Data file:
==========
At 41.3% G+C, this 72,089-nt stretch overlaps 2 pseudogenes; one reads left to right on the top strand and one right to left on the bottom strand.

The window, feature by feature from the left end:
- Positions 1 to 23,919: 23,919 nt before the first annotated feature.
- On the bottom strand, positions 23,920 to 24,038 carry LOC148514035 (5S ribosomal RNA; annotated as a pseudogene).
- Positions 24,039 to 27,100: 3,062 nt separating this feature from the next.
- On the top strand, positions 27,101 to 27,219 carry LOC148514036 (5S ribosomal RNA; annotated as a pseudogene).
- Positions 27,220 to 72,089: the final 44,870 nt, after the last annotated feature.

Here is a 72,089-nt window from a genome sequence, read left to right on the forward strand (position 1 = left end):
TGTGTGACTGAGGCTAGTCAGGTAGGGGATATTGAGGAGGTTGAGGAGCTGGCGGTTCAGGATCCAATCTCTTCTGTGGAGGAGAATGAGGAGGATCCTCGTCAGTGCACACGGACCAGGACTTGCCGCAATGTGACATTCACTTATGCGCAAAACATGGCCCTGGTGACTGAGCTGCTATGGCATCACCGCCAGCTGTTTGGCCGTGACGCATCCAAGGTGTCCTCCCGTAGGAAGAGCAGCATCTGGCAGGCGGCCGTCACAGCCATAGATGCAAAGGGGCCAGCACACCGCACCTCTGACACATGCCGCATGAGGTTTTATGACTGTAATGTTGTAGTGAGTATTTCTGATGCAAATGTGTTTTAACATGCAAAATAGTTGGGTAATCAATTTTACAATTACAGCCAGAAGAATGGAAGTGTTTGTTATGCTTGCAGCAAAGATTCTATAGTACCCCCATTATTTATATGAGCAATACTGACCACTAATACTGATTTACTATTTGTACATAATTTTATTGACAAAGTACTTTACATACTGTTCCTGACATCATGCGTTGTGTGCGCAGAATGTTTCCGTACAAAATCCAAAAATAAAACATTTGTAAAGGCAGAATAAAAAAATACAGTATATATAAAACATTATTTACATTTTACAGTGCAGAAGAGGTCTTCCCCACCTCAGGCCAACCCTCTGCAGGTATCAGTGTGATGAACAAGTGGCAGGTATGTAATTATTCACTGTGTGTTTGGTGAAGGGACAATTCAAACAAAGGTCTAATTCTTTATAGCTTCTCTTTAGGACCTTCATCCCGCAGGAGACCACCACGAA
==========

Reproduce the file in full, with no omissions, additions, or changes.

At 41.3% G+C, this 72,089-nt stretch overlaps 2 pseudogenes; one reads left to right on the top strand and one right to left on the bottom strand.

The window, feature by feature from the left end:
- Positions 1 to 23,919: 23,919 nt before the first annotated feature.
- On the bottom strand, positions 23,920 to 24,038 carry LOC148514035 (5S ribosomal RNA; annotated as a pseudogene).
- Positions 24,039 to 27,100: 3,062 nt separating this feature from the next.
- On the top strand, positions 27,101 to 27,219 carry LOC148514036 (5S ribosomal RNA; annotated as a pseudogene).
- Positions 27,220 to 72,089: the final 44,870 nt, after the last annotated feature.

Here is a 72,089-nt window from a genome sequence, read left to right on the forward strand (position 1 = left end):
TGTGTGACTGAGGCTAGTCAGGTAGGGGATATTGAGGAGGTTGAGGAGCTGGCGGTTCAGGATCCAATCTCTTCTGTGGAGGAGAATGAGGAGGATCCTCGTCAGTGCACACGGACCAGGACTTGCCGCAATGTGACATTCACTTATGCGCAAAACATGGCCCTGGTGACTGAGCTGCTATGGCATCACCGCCAGCTGTTTGGCCGTGACGCATCCAAGGTGTCCTCCCGTAGGAAGAGCAGCATCTGGCAGGCGGCCGTCACAGCCATAGATGCAAAGGGGCCAGCACACCGCACCTCTGACACATGCCGCATGAGGTTTTATGACTGTAATGTTGTAGTGAGTATTTCTGATGCAAATGTGTTTTAACATGCAAAATAGTTGGGTAATCAATTTTACAATTACAGCCAGAAGAATGGAAGTGTTTGTTATGCTTGCAGCAAAGATTCTATAGTACCCCCATTATTTATATGAGCAATACTGACCACTAATACTGATTTACTATTTGTACATAATTTTATTGACAAAGTACTTTACATACTGTTCCTGACATCATGCGTTGTGTGCGCAGAATGTTTCCGTACAAAATCCAAAAATAAAACATTTGTAAAGGCAGAATAAAAAAATACAGTATATATAAAACATTATTTACATTTTACAGTGCAGAAGAGGTCTTCCCCACCTCAGGCCAACCCTCTGCAGGTATCAGTGTGATGAACAAGTGGCAGGTATGTAATTATTCACTGTGTGTTTGGTGAAGGGACAATTCAAACAAAGGTCTAATTCTTTATAGCTTCTCTTTAGGACCTTCATCCCGCAGGAGACCACCACGAA